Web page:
Trump forms White House council to ease barriers to affordable housing
WASHINGTON — President Trump signed an executive order Tuesday establishing a White House council dedicated to examining regulatory barriers to affordable housing in what it said is an attempt to address the rising costs of homeownership.
The White House Council on Eliminating Barriers to Affordable Housing will consist of members from eight federal agencies, including the Department of Housing and Urban Development and the Treasury Department, and will be chaired by HUD Secretary Ben Carson.
Members of the council will be responsible for engaging with state and local stakeholders to study and reduce zoning regulations that some claim are responsible for the skyrocketing cost of housing, as well as reviewing federal regulations. The group will also make policy recommendations and compile a report on the impact of government barriers to housing supply and the broader economy.
“Increasing the supply of housing by removing overly burdensome rules and regulations will reduce housing costs, boost economic growth, and provide more Americans with opportunities for economic mobility,” Carson said in a press release.
Key Trump administration officials, including Carson and Federal Housing Finance Agency Director Mark Calabria, have complained about burdensome local regulations, claiming they are to blame for the nationwide shortage of housing and rising home prices.
“One of the biggest factors driving prices up and dragging supply down is the accumulation of burdensome government mandates and fees, zoning and land-use restrictions, environmental regulations, building codes and permitting requirements," Calabria said at an event earlier this month.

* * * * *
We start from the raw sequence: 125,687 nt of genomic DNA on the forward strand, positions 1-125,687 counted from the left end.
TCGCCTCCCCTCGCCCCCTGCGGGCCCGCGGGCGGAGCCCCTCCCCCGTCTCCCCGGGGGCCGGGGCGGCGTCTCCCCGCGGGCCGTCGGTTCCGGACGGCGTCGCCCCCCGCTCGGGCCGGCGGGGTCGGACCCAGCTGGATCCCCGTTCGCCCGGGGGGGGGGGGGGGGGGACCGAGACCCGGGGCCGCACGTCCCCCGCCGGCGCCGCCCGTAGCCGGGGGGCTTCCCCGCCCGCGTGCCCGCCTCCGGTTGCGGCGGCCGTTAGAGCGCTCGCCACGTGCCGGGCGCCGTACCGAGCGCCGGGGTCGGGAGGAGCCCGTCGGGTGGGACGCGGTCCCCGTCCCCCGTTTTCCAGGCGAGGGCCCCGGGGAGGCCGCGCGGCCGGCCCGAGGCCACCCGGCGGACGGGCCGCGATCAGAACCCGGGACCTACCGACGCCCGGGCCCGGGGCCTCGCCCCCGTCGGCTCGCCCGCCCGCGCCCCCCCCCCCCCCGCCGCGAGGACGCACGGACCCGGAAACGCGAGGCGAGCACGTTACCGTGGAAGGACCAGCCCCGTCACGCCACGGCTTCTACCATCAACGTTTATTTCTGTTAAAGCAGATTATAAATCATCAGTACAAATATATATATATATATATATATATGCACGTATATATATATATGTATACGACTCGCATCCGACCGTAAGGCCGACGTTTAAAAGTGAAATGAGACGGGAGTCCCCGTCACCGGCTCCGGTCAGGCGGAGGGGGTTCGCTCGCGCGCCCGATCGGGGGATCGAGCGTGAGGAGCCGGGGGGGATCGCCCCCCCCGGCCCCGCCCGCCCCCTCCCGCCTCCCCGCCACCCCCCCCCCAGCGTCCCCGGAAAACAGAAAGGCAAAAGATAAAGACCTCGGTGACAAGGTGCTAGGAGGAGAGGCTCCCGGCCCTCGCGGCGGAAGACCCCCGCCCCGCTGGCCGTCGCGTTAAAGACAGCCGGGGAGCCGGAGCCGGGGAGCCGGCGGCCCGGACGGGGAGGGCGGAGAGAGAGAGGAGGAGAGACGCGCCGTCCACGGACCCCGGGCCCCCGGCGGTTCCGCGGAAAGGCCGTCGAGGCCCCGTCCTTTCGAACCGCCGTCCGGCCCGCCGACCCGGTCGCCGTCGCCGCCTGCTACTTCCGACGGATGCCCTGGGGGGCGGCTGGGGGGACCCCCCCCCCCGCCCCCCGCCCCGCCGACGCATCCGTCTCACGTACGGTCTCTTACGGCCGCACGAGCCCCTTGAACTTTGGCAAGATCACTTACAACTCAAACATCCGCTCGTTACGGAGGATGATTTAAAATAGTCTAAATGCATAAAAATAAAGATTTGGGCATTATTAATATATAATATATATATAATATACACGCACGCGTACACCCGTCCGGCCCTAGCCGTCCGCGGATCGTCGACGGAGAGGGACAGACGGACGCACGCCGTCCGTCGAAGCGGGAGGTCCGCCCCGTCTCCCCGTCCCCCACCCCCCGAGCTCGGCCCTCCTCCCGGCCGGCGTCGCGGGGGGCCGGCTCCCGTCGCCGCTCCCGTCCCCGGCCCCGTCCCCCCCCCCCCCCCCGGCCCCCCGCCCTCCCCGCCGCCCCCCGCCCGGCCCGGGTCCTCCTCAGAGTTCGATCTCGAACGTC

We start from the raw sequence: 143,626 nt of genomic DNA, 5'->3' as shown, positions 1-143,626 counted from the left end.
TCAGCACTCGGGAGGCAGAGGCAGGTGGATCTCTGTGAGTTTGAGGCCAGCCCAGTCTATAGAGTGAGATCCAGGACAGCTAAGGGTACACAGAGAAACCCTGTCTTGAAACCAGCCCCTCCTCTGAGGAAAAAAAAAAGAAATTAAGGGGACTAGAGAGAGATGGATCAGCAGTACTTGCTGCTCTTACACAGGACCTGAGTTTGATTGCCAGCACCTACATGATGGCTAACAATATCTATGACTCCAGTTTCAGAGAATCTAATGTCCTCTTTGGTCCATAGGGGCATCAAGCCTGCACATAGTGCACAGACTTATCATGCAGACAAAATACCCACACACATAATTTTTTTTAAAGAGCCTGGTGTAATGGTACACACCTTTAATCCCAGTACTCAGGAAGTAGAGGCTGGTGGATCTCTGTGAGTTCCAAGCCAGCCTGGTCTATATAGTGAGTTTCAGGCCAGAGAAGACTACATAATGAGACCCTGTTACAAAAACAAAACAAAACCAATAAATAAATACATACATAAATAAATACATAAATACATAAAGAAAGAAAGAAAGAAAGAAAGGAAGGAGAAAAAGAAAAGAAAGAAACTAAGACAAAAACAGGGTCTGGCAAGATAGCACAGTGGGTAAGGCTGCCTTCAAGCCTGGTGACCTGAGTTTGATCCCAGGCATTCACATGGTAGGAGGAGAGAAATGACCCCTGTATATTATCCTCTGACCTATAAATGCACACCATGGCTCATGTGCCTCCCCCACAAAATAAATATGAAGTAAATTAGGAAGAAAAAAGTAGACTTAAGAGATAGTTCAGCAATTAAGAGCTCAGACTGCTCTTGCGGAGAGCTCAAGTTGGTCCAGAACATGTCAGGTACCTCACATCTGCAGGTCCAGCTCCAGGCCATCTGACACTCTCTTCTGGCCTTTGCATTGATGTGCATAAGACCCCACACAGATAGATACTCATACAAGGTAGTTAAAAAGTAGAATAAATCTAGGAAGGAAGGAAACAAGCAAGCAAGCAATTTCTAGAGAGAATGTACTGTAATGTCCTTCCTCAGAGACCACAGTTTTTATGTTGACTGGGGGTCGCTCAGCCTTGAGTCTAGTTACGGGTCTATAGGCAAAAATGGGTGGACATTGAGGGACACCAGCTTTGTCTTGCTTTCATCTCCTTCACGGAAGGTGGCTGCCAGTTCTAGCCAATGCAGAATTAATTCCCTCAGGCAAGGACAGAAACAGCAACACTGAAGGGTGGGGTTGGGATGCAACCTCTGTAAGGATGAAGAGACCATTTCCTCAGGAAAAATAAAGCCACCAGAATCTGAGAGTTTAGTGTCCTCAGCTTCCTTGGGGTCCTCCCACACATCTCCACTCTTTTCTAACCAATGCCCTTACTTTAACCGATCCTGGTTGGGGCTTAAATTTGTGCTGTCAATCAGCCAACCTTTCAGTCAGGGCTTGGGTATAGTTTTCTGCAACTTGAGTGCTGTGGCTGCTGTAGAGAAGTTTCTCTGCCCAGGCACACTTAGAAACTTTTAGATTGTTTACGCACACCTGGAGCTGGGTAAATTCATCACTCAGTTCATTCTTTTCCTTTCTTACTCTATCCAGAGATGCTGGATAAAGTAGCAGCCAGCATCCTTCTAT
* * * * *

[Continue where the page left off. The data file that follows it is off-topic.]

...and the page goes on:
The executive order was immediately applauded by several key industry stakeholders, including Robert Broeksmit, the president and CEO of the Mortgage Bankers Association.
“Housing affordability is an issue affecting millions of Americans, and we believe the public and private sectors must work together on solutions that ensure those looking to rent or buy a home are given every available opportunity,” Broeksmit said in a statement.
John Smaby, the president of the National Association of Realtors, also highlighted the slow growth of household incomes, which he argued has exacerbated increasingly expensive home prices.
“Today, despite historic economic growth and recovery, misguided regulations and gaps in new home constructions have stopped far too many Americans from purchasing a home,” Smaby said in a statement. “We look forward to continuing to work closely with the White House to ensure the American Dream remains attainable for all those who seek to become homeowners.”